Political Impacts of Public Opinion Polls

Public Opinion Polls have become an prominent feature of American politics. In the following activities, you will gain firsthand experience in conducting and reporting public opinion polls and then explore what happens when public opinion polls do not accurately or fully represent the opinions of the public.

Public Opinion Polls have become an prominent feature of American politics. A poll is a survey given to a small sample of chosen respondents as a way to reveal what larger numbers of people think about a political issue or election candidate.

Image by geralt is under Pixabay License

Poll results are often widely reported in both print and online media. They are meant to provide information about people and politics that would not be readily available in other ways.

From the standpoint of critical media literacy, it is important to understand what polls can and cannot tell us about what people want from government or who people want to elect to public office. There are two important factors to keep in mind.

First, ideally polls support democracy. The information they provide contributes to everyone’s knowledge and understanding of politics and policy. As the Pew Research Center crucially noted, “in nations without robust polling, the head of government can simply decree citizens’ wants and needs instead” (Key Things to Know about Election Polling in the United States, August 5, 2020, para. 1).

Second, in reality polls have limitations and shortcomings. Any poll is just a snapshot in time and may not reflect people’s changing attitudes or behaviors. For example, a person may complete a poll saying they intend to vote in an election and then decide not to. Or, a person may not answer a poll honestly, saying they voted for one candidate when in fact they voted for another candidate instead. For these reasons, polls may miss the levels of support or opposition for issues or candidates actually present in society.

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Activity 1: Conduct an Opinion Poll on an Issue of Interest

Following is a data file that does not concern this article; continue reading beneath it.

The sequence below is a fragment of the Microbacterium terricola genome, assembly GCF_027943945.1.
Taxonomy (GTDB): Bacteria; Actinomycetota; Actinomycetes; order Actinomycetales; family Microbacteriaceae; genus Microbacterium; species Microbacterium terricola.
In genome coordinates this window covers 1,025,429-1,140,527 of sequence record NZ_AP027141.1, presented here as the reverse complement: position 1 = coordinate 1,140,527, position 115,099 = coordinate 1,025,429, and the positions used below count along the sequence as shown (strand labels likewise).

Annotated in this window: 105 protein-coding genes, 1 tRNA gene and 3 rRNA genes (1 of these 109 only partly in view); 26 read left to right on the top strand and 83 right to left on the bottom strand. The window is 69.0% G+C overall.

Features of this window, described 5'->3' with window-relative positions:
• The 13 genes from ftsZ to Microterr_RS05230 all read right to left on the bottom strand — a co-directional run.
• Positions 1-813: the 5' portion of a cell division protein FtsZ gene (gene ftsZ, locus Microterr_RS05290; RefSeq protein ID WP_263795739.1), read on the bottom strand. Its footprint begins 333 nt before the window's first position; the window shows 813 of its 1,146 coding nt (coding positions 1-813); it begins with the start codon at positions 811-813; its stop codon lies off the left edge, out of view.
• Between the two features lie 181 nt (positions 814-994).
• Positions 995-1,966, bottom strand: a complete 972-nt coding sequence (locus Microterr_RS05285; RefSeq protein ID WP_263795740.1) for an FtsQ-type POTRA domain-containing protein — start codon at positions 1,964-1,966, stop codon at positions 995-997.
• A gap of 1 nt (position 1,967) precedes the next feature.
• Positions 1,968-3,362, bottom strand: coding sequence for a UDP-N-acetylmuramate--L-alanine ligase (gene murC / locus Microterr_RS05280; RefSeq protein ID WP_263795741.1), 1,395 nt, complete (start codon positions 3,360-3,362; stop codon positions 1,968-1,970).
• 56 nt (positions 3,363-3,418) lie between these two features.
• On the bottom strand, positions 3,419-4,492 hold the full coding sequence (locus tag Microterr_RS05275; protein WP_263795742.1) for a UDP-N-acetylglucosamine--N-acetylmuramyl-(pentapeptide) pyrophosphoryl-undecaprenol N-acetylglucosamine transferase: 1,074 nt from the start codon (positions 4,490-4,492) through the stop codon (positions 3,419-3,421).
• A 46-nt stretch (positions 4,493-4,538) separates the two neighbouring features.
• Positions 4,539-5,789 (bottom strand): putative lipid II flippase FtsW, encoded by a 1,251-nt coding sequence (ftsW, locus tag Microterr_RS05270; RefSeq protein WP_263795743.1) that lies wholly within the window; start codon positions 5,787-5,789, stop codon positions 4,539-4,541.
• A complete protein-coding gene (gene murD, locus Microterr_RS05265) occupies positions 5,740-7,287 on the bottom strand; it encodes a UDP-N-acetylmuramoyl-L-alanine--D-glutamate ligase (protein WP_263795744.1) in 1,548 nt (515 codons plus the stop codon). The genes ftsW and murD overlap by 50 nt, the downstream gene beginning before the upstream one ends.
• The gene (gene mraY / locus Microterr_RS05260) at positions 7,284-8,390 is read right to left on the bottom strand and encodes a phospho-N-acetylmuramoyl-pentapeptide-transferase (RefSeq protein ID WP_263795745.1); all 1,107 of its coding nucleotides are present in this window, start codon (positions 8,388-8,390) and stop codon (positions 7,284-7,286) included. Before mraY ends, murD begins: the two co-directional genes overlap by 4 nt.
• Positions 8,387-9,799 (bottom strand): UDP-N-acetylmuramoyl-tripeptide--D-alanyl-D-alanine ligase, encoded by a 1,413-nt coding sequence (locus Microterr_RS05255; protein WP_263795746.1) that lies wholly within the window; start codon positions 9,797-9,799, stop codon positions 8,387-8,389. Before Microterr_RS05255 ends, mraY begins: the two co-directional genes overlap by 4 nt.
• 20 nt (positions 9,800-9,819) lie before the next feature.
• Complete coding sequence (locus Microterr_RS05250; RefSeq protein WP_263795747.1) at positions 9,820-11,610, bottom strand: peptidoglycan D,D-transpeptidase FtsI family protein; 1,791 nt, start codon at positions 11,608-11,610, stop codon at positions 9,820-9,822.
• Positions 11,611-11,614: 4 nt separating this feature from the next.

Activity 2: Conduct an Opinion Poll on Election Voting or a Political Candidate

Designing for Learning: Student-Created Activity Example

Political Opnion Poll Results by Caroline Roscoe
Opinion Polling in the United States by Brigid Murray, Bryce Souza, Caroline Roscoe

Activity 3: Evaluate how Election Polls can be Misleading

Designing for Learning: Student-Created Activity Example

Political Impacts of Public Opinion Polls Sketchnote by rigid Murray, Bryce Souza, Caroline Roscoe

Additional Resources

Connecting to the Standards

  • Massachusetts Civics & Government Standards
    • Explain the process of elections in the legislative and executive branches and the process of nomination/confirmation of individuals in the judicial and executive branches (Massachusetts Curriculum Framework for History and Social Science) [8.T3.4]
  • ISTE Standards
    • Knowledge Constructor
      • 3b: Students evaluate the accuracy, perspective, credibility and relevance of information, media, data, or other resources.
      • 3d: Students build knowledge by actively exploring real-world issues and problems, developing ideas and theories and pursuing answers and solutions.
    • Computational Thinker
      • 5b. Students collect data or identify relevant data sets, use digital tools to analyze them, and represent data in various ways to facilitate problem-solving and decision-making.
    • Creative Communicator
      • 6a: Students choose the appropriate platforms and tools for meeting the desired objectives of their creation or communication.
      • 6b: Students create original works or responsibly repurpose or remix digital resources into new creations.
      • 6d: Students publish or present content that customizes the message and medium for the intended audiences.
  • DLCS Standards
    • Interpersonal and Societal Impact (CAS.c)
    • Digital Tools (DTC.a)
    • Collaboration and Communication (DTC.b)
    • Research (DTC.c)
  • English Language Arts > History/Social Studies Common Core Standards
    • CCSS.ELA-LITERACY.RH.11-12.7
    • CCSS.ELA-LITERACY.RH.11-12.8
    • CCSS.ELA-LITERACY.RH.11-12.9
  • English/Language Arts Common Core Standards

This content is provided to you freely by Equity Press.

Access it online or download it at https://equitypress.org/mediaandciviclearning/public_opinion_polls.